In the 1970’s NASA scientists were faced with many challenges. As with many of those breakthroughs there was one that truly benefited everyone. And that’s the sleeping mattress.
NASA memory foam is visco-elastic foam that was developed with a view to reduce the amount of pressure on the astronaut’s body, predominantly during times of increased G-force, such as take off and re entry.
The basic concept behind NASA memory foam is really simple. If you spread out the weight of the body to cover more surface area there is less pressure on certain points. Because the foam moulds to the shape of the body it allows for this distribution. More of the body is supported. This can reduce pressure by up to 50%.
Because the foam is made from polyurethane it reacts to temperature, so the foam will conform to the body shape not only by pressure exerted on it, but the body temperature as well.
Foam is made by mixing chemical compounds and aerating it. The higher the density of the foam the smaller the air bubbles. Indentation Force Deflection (IFD) is used to measure the density of the foam and determine its use. Simply put it measures how much force in pounds is needed to make a dent of 1 inch in the compound. This is tested on a prescribed size sample. An average density memory foam used for mattresses is between 12IFD and 16IFd.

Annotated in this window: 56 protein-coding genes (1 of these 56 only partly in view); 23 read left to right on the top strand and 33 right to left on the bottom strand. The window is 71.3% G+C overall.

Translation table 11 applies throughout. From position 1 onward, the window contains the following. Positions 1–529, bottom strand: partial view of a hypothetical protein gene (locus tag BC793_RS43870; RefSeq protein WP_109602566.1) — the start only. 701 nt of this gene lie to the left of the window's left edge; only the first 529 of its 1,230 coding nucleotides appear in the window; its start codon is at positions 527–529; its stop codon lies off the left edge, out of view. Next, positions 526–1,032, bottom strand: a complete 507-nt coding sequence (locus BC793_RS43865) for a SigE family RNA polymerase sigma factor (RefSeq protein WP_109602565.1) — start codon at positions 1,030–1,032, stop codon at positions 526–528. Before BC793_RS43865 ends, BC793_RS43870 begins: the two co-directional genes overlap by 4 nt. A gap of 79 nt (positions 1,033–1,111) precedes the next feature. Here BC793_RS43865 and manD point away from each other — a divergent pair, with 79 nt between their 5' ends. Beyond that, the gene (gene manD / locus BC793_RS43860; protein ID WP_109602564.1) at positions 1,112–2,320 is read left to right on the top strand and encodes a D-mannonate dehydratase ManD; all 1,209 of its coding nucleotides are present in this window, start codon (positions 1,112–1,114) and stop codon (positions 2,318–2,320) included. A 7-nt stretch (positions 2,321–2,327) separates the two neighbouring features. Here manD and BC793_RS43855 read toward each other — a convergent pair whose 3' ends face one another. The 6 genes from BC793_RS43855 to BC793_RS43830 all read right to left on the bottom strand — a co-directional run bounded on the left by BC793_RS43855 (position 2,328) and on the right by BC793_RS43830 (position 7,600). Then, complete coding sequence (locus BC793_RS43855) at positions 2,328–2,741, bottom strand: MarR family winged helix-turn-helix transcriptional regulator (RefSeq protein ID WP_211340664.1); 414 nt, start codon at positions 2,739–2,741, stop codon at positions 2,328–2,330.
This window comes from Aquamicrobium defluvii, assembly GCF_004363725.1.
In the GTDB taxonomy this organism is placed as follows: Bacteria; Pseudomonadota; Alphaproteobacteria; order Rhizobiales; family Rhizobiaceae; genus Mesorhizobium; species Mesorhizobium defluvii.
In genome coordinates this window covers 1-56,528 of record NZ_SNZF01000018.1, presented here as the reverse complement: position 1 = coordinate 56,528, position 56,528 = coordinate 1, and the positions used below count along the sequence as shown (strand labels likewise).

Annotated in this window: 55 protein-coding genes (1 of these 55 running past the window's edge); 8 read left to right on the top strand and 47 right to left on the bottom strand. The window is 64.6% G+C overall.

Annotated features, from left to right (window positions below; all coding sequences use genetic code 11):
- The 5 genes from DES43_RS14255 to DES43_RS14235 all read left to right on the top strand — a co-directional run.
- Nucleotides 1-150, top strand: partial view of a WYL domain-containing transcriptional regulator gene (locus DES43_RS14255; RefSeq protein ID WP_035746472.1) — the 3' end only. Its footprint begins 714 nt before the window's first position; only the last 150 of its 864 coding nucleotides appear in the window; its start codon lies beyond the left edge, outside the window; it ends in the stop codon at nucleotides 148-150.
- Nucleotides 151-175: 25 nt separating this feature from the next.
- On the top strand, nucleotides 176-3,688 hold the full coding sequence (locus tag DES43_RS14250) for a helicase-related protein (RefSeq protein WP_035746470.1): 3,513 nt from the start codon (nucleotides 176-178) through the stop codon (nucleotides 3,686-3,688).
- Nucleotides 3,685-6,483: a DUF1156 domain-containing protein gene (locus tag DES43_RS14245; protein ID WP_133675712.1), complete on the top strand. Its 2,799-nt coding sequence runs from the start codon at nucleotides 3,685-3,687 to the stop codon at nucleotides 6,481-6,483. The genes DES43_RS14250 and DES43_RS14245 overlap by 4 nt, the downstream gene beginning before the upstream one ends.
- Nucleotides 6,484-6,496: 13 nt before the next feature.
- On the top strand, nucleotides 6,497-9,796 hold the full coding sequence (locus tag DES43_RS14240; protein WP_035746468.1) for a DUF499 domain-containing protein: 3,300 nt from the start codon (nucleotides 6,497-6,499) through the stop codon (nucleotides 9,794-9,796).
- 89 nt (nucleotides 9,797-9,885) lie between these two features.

It was initially designed for the seats in the Space Shuttle, and targeted at protecting the spine and joints from injury.
As it was designed for specific purposes it was very expensive to manufacture. Added to that, as it was not developed for prolonged use it did show signs of wear. In first compounds, the compression became cumulative and did not revert to the original form. It did however show promise but could not be used to its full potential until further developments were made.
Using lateral thinking the developers of the memory foam discovered that there were benefits for people who were bed ridden and in wheel chairs. There were significant drops in pressure sores when used and patients noted a marked improvement in comfort. The reduction of pressure sores also meant a decline in gangrenous ulcers which then in turn reduced the amount of discomfort and care needed. But as this was a very high tech product, designed with a very small target market, it was very expensive to use.
It wasn’t until the 1990’s that memory foam was developed to be available in the consumer market as mattresses, pillows and for medical applications.
So you can thank the space race and NASA memory foam for your good nights sleep.